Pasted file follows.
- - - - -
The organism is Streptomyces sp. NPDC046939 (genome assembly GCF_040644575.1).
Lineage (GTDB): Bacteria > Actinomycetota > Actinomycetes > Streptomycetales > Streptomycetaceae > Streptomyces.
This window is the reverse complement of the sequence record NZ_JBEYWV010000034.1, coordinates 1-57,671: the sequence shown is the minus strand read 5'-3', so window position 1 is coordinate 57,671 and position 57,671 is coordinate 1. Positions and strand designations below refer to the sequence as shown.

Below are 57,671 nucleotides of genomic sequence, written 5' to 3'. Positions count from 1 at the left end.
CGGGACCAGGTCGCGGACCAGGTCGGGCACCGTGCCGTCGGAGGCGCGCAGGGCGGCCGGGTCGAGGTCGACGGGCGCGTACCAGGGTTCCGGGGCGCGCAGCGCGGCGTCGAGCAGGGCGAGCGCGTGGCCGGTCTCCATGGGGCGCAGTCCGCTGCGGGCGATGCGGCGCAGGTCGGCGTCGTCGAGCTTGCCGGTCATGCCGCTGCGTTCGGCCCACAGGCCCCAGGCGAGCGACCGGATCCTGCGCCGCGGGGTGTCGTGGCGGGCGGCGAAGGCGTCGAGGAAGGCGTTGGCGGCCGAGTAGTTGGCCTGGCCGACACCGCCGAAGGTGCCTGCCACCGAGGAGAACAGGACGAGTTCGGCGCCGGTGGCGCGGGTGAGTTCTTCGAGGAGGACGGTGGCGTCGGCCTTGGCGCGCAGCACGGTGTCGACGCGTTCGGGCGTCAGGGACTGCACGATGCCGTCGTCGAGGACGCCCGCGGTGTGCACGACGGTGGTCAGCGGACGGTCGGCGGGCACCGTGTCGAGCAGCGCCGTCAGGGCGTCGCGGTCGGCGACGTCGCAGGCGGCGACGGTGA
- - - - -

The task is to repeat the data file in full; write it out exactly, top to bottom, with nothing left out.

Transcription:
The organism is Streptomyces sp. NPDC046939 (genome assembly GCF_040644575.1).
Lineage (GTDB): Bacteria > Actinomycetota > Actinomycetes > Streptomycetales > Streptomycetaceae > Streptomyces.
This window is the reverse complement of the sequence record NZ_JBEYWV010000034.1, coordinates 1-57,671: the sequence shown is the minus strand read 5'-3', so window position 1 is coordinate 57,671 and position 57,671 is coordinate 1. Positions and strand designations below refer to the sequence as shown.

Below are 57,671 nucleotides of genomic sequence, written 5' to 3'. Positions count from 1 at the left end.
CGGGACCAGGTCGCGGACCAGGTCGGGCACCGTGCCGTCGGAGGCGCGCAGGGCGGCCGGGTCGAGGTCGACGGGCGCGTACCAGGGTTCCGGGGCGCGCAGCGCGGCGTCGAGCAGGGCGAGCGCGTGGCCGGTCTCCATGGGGCGCAGTCCGCTGCGGGCGATGCGGCGCAGGTCGGCGTCGTCGAGCTTGCCGGTCATGCCGCTGCGTTCGGCCCACAGGCCCCAGGCGAGCGACCGGATCCTGCGCCGCGGGGTGTCGTGGCGGGCGGCGAAGGCGTCGAGGAAGGCGTTGGCGGCCGAGTAGTTGGCCTGGCCGACACCGCCGAAGGTGCCTGCCACCGAGGAGAACAGGACGAGTTCGGCGCCGGTGGCGCGGGTGAGTTCTTCGAGGAGGACGGTGGCGTCGGCCTTGGCGCGCAGCACGGTGTCGACGCGTTCGGGCGTCAGGGACTGCACGATGCCGTCGTCGAGGACGCCCGCGGTGTGCACGACGGTGGTCAGCGGACGGTCGGCGGGCACCGTGTCGAGCAGCGCCGTCAGGGCGTCGCGGTCGGCGACGTCGCAGGCGGCGACGGTGA